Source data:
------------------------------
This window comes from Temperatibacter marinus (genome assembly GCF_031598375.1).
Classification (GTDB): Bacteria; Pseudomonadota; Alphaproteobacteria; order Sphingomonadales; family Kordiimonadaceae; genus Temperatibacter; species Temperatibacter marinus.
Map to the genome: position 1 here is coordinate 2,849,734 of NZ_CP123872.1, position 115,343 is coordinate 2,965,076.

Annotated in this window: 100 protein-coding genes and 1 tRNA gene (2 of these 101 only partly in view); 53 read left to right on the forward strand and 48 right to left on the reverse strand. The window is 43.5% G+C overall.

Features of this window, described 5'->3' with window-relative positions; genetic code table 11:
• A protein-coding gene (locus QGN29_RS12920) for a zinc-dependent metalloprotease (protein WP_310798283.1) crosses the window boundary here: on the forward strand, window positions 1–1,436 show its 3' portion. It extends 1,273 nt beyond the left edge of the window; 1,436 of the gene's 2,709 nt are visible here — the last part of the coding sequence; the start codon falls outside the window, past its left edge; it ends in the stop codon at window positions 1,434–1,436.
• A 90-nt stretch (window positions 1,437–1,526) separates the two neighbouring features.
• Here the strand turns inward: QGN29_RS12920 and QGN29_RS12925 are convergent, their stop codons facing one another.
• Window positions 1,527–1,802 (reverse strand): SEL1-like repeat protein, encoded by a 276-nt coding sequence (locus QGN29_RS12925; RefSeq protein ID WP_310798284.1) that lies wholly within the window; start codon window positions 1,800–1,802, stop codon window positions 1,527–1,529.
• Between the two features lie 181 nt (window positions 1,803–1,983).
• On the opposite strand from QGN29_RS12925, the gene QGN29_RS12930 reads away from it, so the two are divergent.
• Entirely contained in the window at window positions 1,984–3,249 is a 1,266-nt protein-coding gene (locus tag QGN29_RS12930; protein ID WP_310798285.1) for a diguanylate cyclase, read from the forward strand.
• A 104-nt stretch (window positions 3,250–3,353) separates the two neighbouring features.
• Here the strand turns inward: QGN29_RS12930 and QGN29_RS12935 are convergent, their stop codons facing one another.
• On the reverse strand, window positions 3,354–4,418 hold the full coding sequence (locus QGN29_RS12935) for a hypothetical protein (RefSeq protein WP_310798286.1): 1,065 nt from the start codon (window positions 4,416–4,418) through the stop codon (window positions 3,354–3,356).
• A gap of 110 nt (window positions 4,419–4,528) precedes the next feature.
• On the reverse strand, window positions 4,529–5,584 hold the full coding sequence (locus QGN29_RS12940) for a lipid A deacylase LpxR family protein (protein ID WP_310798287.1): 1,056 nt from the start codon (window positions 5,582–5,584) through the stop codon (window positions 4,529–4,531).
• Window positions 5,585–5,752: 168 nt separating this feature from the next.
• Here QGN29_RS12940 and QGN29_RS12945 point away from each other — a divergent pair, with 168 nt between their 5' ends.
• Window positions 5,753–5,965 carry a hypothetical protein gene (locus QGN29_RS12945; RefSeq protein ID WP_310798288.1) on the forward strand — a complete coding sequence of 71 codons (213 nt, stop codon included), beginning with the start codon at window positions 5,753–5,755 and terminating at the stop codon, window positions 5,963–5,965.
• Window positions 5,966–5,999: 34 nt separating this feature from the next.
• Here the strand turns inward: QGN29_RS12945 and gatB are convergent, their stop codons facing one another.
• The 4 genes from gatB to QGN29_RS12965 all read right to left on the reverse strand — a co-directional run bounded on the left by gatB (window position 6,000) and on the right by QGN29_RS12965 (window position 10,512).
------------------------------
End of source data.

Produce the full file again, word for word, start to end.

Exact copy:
This window comes from Temperatibacter marinus (genome assembly GCF_031598375.1).
Classification (GTDB): Bacteria; Pseudomonadota; Alphaproteobacteria; order Sphingomonadales; family Kordiimonadaceae; genus Temperatibacter; species Temperatibacter marinus.
Map to the genome: position 1 here is coordinate 2,849,734 of NZ_CP123872.1, position 115,343 is coordinate 2,965,076.

Annotated in this window: 100 protein-coding genes and 1 tRNA gene (2 of these 101 only partly in view); 53 read left to right on the forward strand and 48 right to left on the reverse strand. The window is 43.5% G+C overall.

Features of this window, described 5'->3' with window-relative positions; genetic code table 11:
• A protein-coding gene (locus QGN29_RS12920) for a zinc-dependent metalloprotease (protein WP_310798283.1) crosses the window boundary here: on the forward strand, window positions 1–1,436 show its 3' portion. It extends 1,273 nt beyond the left edge of the window; 1,436 of the gene's 2,709 nt are visible here — the last part of the coding sequence; the start codon falls outside the window, past its left edge; it ends in the stop codon at window positions 1,434–1,436.
• A 90-nt stretch (window positions 1,437–1,526) separates the two neighbouring features.
• Here the strand turns inward: QGN29_RS12920 and QGN29_RS12925 are convergent, their stop codons facing one another.
• Window positions 1,527–1,802 (reverse strand): SEL1-like repeat protein, encoded by a 276-nt coding sequence (locus QGN29_RS12925; RefSeq protein ID WP_310798284.1) that lies wholly within the window; start codon window positions 1,800–1,802, stop codon window positions 1,527–1,529.
• Between the two features lie 181 nt (window positions 1,803–1,983).
• On the opposite strand from QGN29_RS12925, the gene QGN29_RS12930 reads away from it, so the two are divergent.
• Entirely contained in the window at window positions 1,984–3,249 is a 1,266-nt protein-coding gene (locus tag QGN29_RS12930; protein ID WP_310798285.1) for a diguanylate cyclase, read from the forward strand.
• A 104-nt stretch (window positions 3,250–3,353) separates the two neighbouring features.
• Here the strand turns inward: QGN29_RS12930 and QGN29_RS12935 are convergent, their stop codons facing one another.
• On the reverse strand, window positions 3,354–4,418 hold the full coding sequence (locus QGN29_RS12935) for a hypothetical protein (RefSeq protein WP_310798286.1): 1,065 nt from the start codon (window positions 4,416–4,418) through the stop codon (window positions 3,354–3,356).
• A gap of 110 nt (window positions 4,419–4,528) precedes the next feature.
• On the reverse strand, window positions 4,529–5,584 hold the full coding sequence (locus QGN29_RS12940) for a lipid A deacylase LpxR family protein (protein ID WP_310798287.1): 1,056 nt from the start codon (window positions 5,582–5,584) through the stop codon (window positions 4,529–4,531).
• Window positions 5,585–5,752: 168 nt separating this feature from the next.
• Here QGN29_RS12940 and QGN29_RS12945 point away from each other — a divergent pair, with 168 nt between their 5' ends.
• Window positions 5,753–5,965 carry a hypothetical protein gene (locus QGN29_RS12945; RefSeq protein ID WP_310798288.1) on the forward strand — a complete coding sequence of 71 codons (213 nt, stop codon included), beginning with the start codon at window positions 5,753–5,755 and terminating at the stop codon, window positions 5,963–5,965.
• Window positions 5,966–5,999: 34 nt separating this feature from the next.
• Here the strand turns inward: QGN29_RS12945 and gatB are convergent, their stop codons facing one another.
• The 4 genes from gatB to QGN29_RS12965 all read right to left on the reverse strand — a co-directional run bounded on the left by gatB (window position 6,000) and on the right by QGN29_RS12965 (window position 10,512).